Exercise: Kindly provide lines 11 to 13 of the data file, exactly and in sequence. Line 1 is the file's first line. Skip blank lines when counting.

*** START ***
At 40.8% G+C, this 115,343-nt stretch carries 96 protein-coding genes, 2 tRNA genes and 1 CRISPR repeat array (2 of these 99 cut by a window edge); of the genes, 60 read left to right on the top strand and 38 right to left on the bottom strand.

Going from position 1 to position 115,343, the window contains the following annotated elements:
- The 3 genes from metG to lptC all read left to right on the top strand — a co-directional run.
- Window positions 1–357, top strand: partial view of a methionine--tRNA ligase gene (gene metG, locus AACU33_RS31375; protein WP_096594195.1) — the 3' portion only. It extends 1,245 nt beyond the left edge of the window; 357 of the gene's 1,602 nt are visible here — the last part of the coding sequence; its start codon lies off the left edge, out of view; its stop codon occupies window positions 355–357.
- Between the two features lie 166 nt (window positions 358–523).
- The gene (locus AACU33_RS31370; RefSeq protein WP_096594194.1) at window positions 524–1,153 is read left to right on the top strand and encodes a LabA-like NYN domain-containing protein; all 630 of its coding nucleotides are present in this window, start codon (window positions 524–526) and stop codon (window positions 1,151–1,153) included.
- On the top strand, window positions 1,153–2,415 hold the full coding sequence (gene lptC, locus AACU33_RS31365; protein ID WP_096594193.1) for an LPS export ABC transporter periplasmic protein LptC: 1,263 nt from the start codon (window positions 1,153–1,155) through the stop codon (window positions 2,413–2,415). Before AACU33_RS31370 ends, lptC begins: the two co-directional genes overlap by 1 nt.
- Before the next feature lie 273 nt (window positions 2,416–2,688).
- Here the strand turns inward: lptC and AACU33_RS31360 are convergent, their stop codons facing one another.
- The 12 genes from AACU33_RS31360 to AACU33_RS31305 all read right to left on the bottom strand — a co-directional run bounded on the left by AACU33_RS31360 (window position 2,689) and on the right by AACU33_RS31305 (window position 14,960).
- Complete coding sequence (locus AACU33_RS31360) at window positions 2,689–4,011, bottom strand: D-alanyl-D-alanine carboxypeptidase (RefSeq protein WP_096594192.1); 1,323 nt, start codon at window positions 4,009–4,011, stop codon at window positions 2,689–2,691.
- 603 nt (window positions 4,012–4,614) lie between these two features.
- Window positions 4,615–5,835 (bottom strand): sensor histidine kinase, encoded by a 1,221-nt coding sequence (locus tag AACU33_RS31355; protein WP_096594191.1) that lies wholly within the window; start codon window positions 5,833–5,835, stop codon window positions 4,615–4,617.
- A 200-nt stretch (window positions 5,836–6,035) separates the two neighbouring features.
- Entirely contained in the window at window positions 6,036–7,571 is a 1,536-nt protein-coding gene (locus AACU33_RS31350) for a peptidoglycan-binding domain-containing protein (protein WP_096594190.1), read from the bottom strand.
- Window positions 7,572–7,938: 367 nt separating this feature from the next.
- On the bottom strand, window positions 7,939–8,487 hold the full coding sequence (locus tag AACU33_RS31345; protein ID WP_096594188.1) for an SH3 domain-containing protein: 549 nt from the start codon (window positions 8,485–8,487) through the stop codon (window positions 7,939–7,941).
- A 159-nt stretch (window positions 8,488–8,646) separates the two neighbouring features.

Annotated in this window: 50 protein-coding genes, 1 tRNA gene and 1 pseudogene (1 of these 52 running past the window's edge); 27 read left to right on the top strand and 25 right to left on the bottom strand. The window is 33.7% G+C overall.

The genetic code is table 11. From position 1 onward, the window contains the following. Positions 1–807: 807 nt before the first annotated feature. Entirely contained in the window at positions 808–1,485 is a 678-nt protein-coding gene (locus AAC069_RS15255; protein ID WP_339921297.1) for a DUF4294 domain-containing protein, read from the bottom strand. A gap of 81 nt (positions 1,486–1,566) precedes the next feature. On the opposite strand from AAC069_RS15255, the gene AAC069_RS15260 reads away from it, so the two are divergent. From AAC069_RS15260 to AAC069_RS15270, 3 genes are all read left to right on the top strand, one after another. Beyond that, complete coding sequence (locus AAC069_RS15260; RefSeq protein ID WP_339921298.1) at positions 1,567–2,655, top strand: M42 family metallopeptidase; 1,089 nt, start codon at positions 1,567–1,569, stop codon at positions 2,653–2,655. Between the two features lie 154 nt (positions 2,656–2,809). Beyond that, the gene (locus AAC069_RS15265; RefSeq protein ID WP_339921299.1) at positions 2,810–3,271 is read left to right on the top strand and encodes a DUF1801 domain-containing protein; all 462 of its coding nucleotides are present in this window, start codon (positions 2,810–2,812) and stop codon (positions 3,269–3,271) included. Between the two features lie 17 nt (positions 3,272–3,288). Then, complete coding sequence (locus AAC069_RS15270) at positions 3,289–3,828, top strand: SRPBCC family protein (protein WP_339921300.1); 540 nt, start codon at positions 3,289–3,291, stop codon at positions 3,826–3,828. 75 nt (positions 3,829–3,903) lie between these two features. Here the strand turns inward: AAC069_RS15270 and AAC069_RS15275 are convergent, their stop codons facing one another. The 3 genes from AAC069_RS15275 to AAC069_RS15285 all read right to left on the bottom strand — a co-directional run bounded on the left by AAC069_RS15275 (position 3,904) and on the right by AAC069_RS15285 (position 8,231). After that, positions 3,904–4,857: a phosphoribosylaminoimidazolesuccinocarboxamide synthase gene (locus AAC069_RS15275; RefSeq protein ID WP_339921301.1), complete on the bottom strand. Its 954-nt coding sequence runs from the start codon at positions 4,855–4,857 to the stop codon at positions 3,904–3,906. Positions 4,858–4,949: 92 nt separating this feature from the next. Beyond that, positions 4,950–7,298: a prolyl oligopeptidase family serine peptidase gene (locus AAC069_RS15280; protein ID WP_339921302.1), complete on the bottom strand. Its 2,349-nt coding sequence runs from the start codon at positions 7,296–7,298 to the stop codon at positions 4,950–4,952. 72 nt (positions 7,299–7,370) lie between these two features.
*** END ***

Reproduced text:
- Complete coding sequence (locus AACU33_RS31360) at window positions 2,689–4,011, bottom strand: D-alanyl-D-alanine carboxypeptidase (RefSeq protein WP_096594192.1); 1,323 nt, start codon at window positions 4,009–4,011, stop codon at window positions 2,689–2,691.
- 603 nt (window positions 4,012–4,614) lie between these two features.
- Window positions 4,615–5,835 (bottom strand): sensor histidine kinase, encoded by a 1,221-nt coding sequence (locus tag AACU33_RS31355; protein WP_096594191.1) that lies wholly within the window; start codon window positions 5,833–5,835, stop codon window positions 4,615–4,617.